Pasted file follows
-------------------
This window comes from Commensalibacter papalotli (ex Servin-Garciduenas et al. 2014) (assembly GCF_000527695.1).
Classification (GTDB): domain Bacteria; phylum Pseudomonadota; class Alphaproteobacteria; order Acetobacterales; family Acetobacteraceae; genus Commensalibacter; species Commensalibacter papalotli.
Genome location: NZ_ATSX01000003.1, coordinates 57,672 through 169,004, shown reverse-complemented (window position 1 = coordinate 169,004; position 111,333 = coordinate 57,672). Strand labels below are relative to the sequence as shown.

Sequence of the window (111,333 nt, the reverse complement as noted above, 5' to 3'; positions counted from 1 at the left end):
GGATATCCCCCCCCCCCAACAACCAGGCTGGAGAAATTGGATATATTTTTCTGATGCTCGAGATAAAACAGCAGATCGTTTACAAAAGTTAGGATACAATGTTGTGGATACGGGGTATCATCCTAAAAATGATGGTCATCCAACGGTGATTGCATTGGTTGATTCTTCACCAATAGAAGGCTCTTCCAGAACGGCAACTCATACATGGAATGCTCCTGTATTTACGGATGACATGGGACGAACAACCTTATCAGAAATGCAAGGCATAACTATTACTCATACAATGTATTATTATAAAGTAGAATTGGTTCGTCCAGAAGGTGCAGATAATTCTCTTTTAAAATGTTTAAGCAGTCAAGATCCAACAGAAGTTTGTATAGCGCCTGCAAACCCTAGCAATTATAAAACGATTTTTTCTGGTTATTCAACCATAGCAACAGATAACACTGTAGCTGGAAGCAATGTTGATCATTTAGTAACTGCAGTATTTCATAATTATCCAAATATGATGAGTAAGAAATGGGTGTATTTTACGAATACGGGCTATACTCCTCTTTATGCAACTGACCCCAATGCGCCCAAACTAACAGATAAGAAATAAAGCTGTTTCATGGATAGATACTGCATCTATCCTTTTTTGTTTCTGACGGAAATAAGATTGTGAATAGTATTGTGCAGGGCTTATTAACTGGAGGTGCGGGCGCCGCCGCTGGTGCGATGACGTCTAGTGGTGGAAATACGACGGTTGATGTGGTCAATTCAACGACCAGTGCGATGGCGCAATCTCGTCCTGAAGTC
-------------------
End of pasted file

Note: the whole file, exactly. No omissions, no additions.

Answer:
This window comes from Commensalibacter papalotli (ex Servin-Garciduenas et al. 2014) (assembly GCF_000527695.1).
Classification (GTDB): domain Bacteria; phylum Pseudomonadota; class Alphaproteobacteria; order Acetobacterales; family Acetobacteraceae; genus Commensalibacter; species Commensalibacter papalotli.
Genome location: NZ_ATSX01000003.1, coordinates 57,672 through 169,004, shown reverse-complemented (window position 1 = coordinate 169,004; position 111,333 = coordinate 57,672). Strand labels below are relative to the sequence as shown.

Sequence of the window (111,333 nt, the reverse complement as noted above, 5' to 3'; positions counted from 1 at the left end):
GGATATCCCCCCCCCCCAACAACCAGGCTGGAGAAATTGGATATATTTTTCTGATGCTCGAGATAAAACAGCAGATCGTTTACAAAAGTTAGGATACAATGTTGTGGATACGGGGTATCATCCTAAAAATGATGGTCATCCAACGGTGATTGCATTGGTTGATTCTTCACCAATAGAAGGCTCTTCCAGAACGGCAACTCATACATGGAATGCTCCTGTATTTACGGATGACATGGGACGAACAACCTTATCAGAAATGCAAGGCATAACTATTACTCATACAATGTATTATTATAAAGTAGAATTGGTTCGTCCAGAAGGTGCAGATAATTCTCTTTTAAAATGTTTAAGCAGTCAAGATCCAACAGAAGTTTGTATAGCGCCTGCAAACCCTAGCAATTATAAAACGATTTTTTCTGGTTATTCAACCATAGCAACAGATAACACTGTAGCTGGAAGCAATGTTGATCATTTAGTAACTGCAGTATTTCATAATTATCCAAATATGATGAGTAAGAAATGGGTGTATTTTACGAATACGGGCTATACTCCTCTTTATGCAACTGACCCCAATGCGCCCAAACTAACAGATAAGAAATAAAGCTGTTTCATGGATAGATACTGCATCTATCCTTTTTTGTTTCTGACGGAAATAAGATTGTGAATAGTATTGTGCAGGGCTTATTAACTGGAGGTGCGGGCGCCGCCGCTGGTGCGATGACGTCTAGTGGTGGAAATACGACGGTTGATGTGGTCAATTCAACGACCAGTGCGATGGCGCAATCTCGTCCTGAAGTC